The Royal Horticultural Society (RHS) is delighted to announce that 18 new gardens will join its successful Partner Garden Scheme in 2023. These new additions bring the total to 221, introducing gardens from Somerset to South Africa, and offering RHS members the chance to visit even more gardens for free at selected times of year.
The updated list includes three new RHS Partner Gardens in the South East of England, including Vita Sackville-West’s world-renowned garden at Sissinghurst Castle. Highlights there include The Rose Garden, with its ‘tumble of roses and honeysuckle, figs and vines’, and The White Garden whose palate provides a refreshing contrast to the more vibrant parts of the grounds.
Near Canterbury in Kent is Goodnestone Park where the Woodland Garden provides a haven for nature lovers and the Walled Garden brims with fragrant shrub roses, while Bates Green Garden near Eastbourne features naturalistic planting and a 5.5-acre Wildflower Meadow where visitors can relax and observe the diversity of flora and fauna within.
South West of England newcomer Kilver Court Gardens features the dramatic backdrop of the Charlton railway viaduct. Its bountiful 100-metre herbaceous border focuses on foliage colour rather than blooms, and an impressive rockery built with sandstone boulders from the Forest of Dean frames a man-made stream and waterfall.
One of three Welsh additions to the list is Powis Castle, famed for its extraordinary yew hedges. A key theme throughout the garden, the hedging and topiary continue into The Fountain Garden where the afternoon light throws shadows across the grass. The Italianate Terraces are considered the finest surviving example of a 17th century terraced garden in Britain, and afford breath-taking views across the garden, deer park, and beyond.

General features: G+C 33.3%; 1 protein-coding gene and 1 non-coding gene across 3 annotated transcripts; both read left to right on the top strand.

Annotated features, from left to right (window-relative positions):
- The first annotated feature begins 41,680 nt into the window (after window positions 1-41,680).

One of two newcomers from the Midlands is Bridgemere Show Gardens, which is home to 13 individual gardens, seven of which are Gold and Silver Medal award-winning gardens from the RHS Chelsea, Hampton Court and Tatton Flower Shows. At the world famous Hidcote Garden in the Cotswolds visitors can enjoy the Arts and Crafts-inspired garden ‘rooms’, each of which has its own unique character.
Further north, John Ruskin’s former Cumbrian home, Brantwood, blends both elegant and wild planting over various levels, and provides access to some of the finest scenery in the Lake District. Wentworth Woodhouse near Sheffield is not only home to a wildflower meadow, ancient trees, and shaded woodland copses, but is also peppered with 18th Century follies and monuments, including an Ionic Temple and a Camellia House.
Gordon Castle in Scotland boasts one of the oldest and largest walled kitchen gardens in Britain. An oasis of peace and tranquillity, the garden is also a hive of activity, with myriad herbs, cut flowers, fruit and vegetables growing within its ancient walls.
Further afield, the latest addition from South Africa is Brahman Hills Gardens, which was established over lockdown. Lush green foliage offsets bursts of blue, purple and delicate pinks, while the gentle splash of water makes this a peaceful setting. The landscaping is given dimension and interest thanks to the tiered terraces and multi-level flower beds.
There are 221 gardens in the RHS Partner Gardens scheme for 2023, which allows RHS Members to visit non-RHS gardens for free at selected times of the year. They include some of the world’s most admired gardens as well as privately-owned hidden gems, and beyond the UK can be found in 9 countries across the globe, including Barbados, France, Japan, Singapore, and South Africa. Details of all new and existing RHS Partner Gardens can be found at: rhs.org.uk/gardens/partner-gardens